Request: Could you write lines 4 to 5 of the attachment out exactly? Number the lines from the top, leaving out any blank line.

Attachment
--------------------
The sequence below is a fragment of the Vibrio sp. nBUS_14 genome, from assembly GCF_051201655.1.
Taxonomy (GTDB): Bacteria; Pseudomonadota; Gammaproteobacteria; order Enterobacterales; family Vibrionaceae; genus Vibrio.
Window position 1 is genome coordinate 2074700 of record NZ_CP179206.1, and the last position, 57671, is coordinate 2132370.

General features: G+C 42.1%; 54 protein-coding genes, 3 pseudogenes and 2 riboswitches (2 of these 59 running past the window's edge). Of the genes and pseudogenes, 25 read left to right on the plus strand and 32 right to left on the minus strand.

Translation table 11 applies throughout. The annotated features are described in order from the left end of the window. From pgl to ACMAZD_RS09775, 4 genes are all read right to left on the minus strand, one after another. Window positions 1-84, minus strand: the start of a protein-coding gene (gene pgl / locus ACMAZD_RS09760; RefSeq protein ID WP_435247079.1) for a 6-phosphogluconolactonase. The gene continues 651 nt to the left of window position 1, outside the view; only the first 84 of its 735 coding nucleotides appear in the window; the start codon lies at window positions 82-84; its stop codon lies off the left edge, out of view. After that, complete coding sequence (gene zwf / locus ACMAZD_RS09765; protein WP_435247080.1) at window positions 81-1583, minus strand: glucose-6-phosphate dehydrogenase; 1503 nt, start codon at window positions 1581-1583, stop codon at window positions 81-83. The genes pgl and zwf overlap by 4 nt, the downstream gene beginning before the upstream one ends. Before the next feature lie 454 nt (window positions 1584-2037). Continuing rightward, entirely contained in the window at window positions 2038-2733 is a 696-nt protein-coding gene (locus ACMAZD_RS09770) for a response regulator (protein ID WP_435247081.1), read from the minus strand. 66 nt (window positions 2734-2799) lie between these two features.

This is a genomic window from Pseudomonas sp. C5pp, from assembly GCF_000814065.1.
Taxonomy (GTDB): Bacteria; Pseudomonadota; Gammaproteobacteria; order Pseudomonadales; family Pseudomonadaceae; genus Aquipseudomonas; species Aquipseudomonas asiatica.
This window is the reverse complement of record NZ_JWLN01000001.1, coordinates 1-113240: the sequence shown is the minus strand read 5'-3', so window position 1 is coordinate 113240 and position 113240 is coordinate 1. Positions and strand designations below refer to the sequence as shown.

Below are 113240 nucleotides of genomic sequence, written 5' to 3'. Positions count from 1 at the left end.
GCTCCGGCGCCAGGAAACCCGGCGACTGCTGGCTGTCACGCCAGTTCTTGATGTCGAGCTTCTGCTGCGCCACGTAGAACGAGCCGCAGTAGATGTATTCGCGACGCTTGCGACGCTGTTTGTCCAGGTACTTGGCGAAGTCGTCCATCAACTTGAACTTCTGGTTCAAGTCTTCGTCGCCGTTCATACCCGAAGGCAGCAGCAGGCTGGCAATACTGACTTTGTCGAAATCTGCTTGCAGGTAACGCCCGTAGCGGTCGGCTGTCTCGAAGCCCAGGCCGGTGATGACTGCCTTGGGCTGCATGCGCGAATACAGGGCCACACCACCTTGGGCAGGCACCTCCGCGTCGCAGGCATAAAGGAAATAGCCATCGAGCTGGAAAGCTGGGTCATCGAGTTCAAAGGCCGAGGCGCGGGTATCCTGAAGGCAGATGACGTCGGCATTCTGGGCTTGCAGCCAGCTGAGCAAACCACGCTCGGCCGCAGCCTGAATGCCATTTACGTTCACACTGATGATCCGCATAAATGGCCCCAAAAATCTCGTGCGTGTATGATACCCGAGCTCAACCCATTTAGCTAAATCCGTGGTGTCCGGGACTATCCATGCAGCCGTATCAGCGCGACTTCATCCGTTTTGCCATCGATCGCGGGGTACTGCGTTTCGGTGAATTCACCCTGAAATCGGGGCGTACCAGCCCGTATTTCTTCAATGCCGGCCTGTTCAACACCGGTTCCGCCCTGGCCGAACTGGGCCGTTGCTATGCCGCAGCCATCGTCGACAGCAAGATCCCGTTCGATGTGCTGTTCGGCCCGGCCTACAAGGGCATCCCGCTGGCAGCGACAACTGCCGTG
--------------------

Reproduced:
General features: G+C 42.1%; 54 protein-coding genes, 3 pseudogenes and 2 riboswitches (2 of these 59 running past the window's edge). Of the genes and pseudogenes, 25 read left to right on the plus strand and 32 right to left on the minus strand.

Translation table 11 applies throughout. The annotated features are described in order from the left end of the window. From pgl to ACMAZD_RS09775, 4 genes are all read right to left on the minus strand, one after another. Window positions 1-84, minus strand: the start of a protein-coding gene (gene pgl / locus ACMAZD_RS09760; RefSeq protein ID WP_435247079.1) for a 6-phosphogluconolactonase. The gene continues 651 nt to the left of window position 1, outside the view; only the first 84 of its 735 coding nucleotides appear in the window; the start codon lies at window positions 82-84; its stop codon lies off the left edge, out of view. After that, complete coding sequence (gene zwf / locus ACMAZD_RS09765; protein WP_435247080.1) at window positions 81-1583, minus strand: glucose-6-phosphate dehydrogenase; 1503 nt, start codon at window positions 1581-1583, stop codon at window positions 81-83. The genes pgl and zwf overlap by 4 nt, the downstream gene beginning before the upstream one ends. Before the next feature lie 454 nt (window positions 1584-2037). Continuing rightward, entirely contained in the window at window positions 2038-2733 is a 696-nt protein-coding gene (locus ACMAZD_RS09770) for a response regulator (protein ID WP_435247081.1), read from the minus strand. 66 nt (window positions 2734-2799) lie between these two features.